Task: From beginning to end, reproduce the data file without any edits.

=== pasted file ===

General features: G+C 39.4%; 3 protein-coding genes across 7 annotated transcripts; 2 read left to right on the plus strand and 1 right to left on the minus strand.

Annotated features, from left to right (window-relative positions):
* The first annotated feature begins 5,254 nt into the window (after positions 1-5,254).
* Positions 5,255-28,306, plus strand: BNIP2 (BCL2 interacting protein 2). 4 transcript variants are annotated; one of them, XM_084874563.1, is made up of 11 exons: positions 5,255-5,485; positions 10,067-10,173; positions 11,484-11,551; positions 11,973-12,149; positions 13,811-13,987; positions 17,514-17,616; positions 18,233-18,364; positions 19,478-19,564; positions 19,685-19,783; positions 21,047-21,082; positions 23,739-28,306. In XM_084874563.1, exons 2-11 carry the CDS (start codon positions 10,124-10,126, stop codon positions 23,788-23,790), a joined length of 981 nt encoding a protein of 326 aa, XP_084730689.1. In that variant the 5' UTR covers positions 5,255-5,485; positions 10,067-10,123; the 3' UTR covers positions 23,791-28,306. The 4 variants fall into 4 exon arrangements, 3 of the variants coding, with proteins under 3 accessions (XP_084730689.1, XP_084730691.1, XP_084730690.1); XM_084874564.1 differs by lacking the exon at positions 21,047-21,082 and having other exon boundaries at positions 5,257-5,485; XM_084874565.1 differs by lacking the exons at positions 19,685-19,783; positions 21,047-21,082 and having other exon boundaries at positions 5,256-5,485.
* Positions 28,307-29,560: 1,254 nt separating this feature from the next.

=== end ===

General features: G+C 39.4%; 3 protein-coding genes across 7 annotated transcripts; 2 read left to right on the plus strand and 1 right to left on the minus strand.

Annotated features, from left to right (window-relative positions):
* The first annotated feature begins 5,254 nt into the window (after positions 1-5,254).
* Positions 5,255-28,306, plus strand: BNIP2 (BCL2 interacting protein 2). 4 transcript variants are annotated; one of them, XM_084874563.1, is made up of 11 exons: positions 5,255-5,485; positions 10,067-10,173; positions 11,484-11,551; positions 11,973-12,149; positions 13,811-13,987; positions 17,514-17,616; positions 18,233-18,364; positions 19,478-19,564; positions 19,685-19,783; positions 21,047-21,082; positions 23,739-28,306. In XM_084874563.1, exons 2-11 carry the CDS (start codon positions 10,124-10,126, stop codon positions 23,788-23,790), a joined length of 981 nt encoding a protein of 326 aa, XP_084730689.1. In that variant the 5' UTR covers positions 5,255-5,485; positions 10,067-10,123; the 3' UTR covers positions 23,791-28,306. The 4 variants fall into 4 exon arrangements, 3 of the variants coding, with proteins under 3 accessions (XP_084730689.1, XP_084730691.1, XP_084730690.1); XM_084874564.1 differs by lacking the exon at positions 21,047-21,082 and having other exon boundaries at positions 5,257-5,485; XM_084874565.1 differs by lacking the exons at positions 19,685-19,783; positions 21,047-21,082 and having other exon boundaries at positions 5,256-5,485.
* Positions 28,307-29,560: 1,254 nt separating this feature from the next.